Mass. Lawmakers Push to Amend Building Codes to Allow Barricade Locks
Massachusetts school districts can apply for a variance from local inspectors to install the devices, most of which violate ADA and NFPA codes.
BOSTON — Massachusetts legislators have proposed changing the state’s building and fire codes to allow for the installation of certain types of barricade locks on classroom doors.
The devices, which are metal tabs that slip into a slot and prevent doors from being pushed or pulled open, are installed near access points and are intended to save lives by preventing active shooters from entering classrooms or other areas where students, faculty, clinicians, or others might be taking shelter.
“We have seen shootings where students and teachers have been tragically injured or killed. These barricade door locks provide the technology to be used, on a temporary basis, to create a safe harbor in school classrooms,” said Senator Michael Moore (D-Millbury), one of two legislators who filed bills to amend the existing state codes. “The Department of Homeland Security has determined that properly locked doors can have a significant impact on the outcomes of an active shooter event, particularly when combined with adequate lockdown procedures.”
Under current law, Massachusetts school districts can apply for a variance from local building and fire inspectors to install the devices, Newsbreak reports. However, the devices come with risk because they could prevent individuals with disabilities and, under some circumstances, even persons who don’t have any disabilities from evacuating a building during an emergency, such as a fire. Most devices on the market violate the Americans with Disabilities Act (ADA) as well as National Fire Protection Association (NFPA) codes.
Moore said around 20 districts have installed the devices but some have been denied variances.
“In the horrific event that a shooter targets a Massachusetts public school, we must make sure teachers and students have tools available to protect themselves and minimize the risk of injury,” he wrote in a release. “Numerous studies have shown that barricading classroom doors during a school shooting is one of the most effective ways of protecting those inside, but barricading takes time, organization, and able-bodied individuals who can move heavy furniture.”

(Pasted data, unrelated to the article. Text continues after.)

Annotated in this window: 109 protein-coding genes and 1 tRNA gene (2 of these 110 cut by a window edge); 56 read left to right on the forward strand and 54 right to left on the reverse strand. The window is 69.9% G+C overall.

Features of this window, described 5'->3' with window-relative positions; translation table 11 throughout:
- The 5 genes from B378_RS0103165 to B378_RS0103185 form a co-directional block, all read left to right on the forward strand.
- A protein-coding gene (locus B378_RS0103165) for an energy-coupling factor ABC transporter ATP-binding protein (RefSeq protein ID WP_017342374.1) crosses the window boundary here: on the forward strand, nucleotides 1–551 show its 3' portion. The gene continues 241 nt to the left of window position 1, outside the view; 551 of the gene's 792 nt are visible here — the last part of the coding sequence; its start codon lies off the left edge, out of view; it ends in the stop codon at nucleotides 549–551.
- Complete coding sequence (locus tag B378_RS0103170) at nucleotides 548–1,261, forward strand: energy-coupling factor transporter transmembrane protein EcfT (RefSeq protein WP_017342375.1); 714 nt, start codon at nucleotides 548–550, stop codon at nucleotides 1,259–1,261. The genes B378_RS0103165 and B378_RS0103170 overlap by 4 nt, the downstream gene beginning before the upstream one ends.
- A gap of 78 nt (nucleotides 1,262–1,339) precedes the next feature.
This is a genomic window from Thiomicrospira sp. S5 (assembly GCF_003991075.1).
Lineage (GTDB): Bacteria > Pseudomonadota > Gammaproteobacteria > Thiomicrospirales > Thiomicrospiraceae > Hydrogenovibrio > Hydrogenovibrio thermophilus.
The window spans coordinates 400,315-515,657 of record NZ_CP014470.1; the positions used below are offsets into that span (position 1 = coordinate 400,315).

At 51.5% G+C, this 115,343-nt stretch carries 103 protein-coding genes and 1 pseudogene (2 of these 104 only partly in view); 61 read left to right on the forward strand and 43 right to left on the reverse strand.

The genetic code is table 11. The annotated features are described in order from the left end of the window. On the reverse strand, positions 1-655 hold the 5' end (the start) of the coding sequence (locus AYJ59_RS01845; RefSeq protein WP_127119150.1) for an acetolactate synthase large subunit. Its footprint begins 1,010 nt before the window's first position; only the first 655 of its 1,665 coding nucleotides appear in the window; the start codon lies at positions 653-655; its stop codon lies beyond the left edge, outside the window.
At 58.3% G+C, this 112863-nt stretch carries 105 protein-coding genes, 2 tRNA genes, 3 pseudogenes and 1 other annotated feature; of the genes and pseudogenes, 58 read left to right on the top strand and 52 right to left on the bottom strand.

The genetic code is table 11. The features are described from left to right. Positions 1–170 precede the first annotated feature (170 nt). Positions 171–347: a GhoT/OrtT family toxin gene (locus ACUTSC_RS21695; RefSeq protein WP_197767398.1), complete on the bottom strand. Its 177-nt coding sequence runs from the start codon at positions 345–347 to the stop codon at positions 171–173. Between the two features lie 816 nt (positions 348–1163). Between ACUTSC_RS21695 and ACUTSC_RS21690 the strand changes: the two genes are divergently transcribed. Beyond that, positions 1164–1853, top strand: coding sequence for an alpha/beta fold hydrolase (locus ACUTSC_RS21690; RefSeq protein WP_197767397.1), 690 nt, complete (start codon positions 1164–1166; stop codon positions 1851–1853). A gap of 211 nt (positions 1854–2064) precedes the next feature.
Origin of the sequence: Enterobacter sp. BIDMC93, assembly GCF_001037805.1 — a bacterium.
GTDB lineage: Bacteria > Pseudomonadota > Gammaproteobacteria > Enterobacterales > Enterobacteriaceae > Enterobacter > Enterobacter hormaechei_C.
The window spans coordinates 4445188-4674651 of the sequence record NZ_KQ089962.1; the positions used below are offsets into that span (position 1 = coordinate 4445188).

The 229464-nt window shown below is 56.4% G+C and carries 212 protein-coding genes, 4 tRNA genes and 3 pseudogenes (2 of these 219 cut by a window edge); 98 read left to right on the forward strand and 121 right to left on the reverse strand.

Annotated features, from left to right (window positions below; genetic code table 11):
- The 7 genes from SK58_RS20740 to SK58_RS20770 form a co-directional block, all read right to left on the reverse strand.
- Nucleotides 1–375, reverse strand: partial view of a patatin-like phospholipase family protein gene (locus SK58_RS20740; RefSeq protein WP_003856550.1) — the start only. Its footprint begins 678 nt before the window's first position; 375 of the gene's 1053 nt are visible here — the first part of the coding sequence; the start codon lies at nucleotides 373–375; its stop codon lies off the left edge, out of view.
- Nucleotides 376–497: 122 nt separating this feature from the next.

One of the proposed bills, which was presented to the Joint Committee on Public Safety and Homeland Security on Dec. 11, would direct the Executive Office of Public Safety, the Executive Officer of Education, and the School Building Authority to write new regulations that would dictate what situations the locks can be used in. The regulations would also need to go through a local approval process in cities and towns, including consultations with fire and police departments, according to WWLP. Additionally, it calls for educators in districts that opt into using these locks to get trained by first responders and for annual inspections of the devices.
“This is not a mandate,” said Rep. Jeffrey Turco of Winthrop, the bill’s co-sponsor in the House. “It’s simply a requirement that EOPSS put in place regulations that allow this, and then obviously, ultimately, school districts can then make a determination for themselves whether or not this added safety protection is something that they are interested in.”
Fire Marshal: Most Devices Don’t Comply with State Building Code
Under the State Building code, all egress doors must be “readily openable from the egress side with a single operation and without the use of a key, special knowledge or effort,” State Fire Marshal Jon Davine wrote in a document the state Department of Fire Services prepared in conjunction with the Department of Elementary and Secondary Education. According to Newsbreak, additional requirements for school door locks include:
- No tight grasping, pinching, or wrist-twisting to operate a lock
- Locking hardware must be installed between 34 and 48 inches above a finished floor
- Manually operated bolt locks or surface locks are not permitted
- Unlatching of a door or door leaf must be completed in one action
- Electromagnetic locks are approved for use
- If a latching door serves 50 or more people, panic or fire exit hardware is required along the means of egress
Davine noted in the document that the “majority of retrofit classroom door security and barricade devices do not comply with the requirements of the building code,” but that door-locking devices are available that do comply and can “provide a level of safety while still maintaining egress from within a classroom.” One of those devices, TeacherLock, was created by Salvatore and Amy Emma, the latter of whom is the former principal at a Massachusetts school.
“It was a long process,” he said. “We worked with the state and the state fire marshal. They helped guide us through the nuances of the state codes to develop a product that addresses the need for egress as well as one that can lock quickly.”
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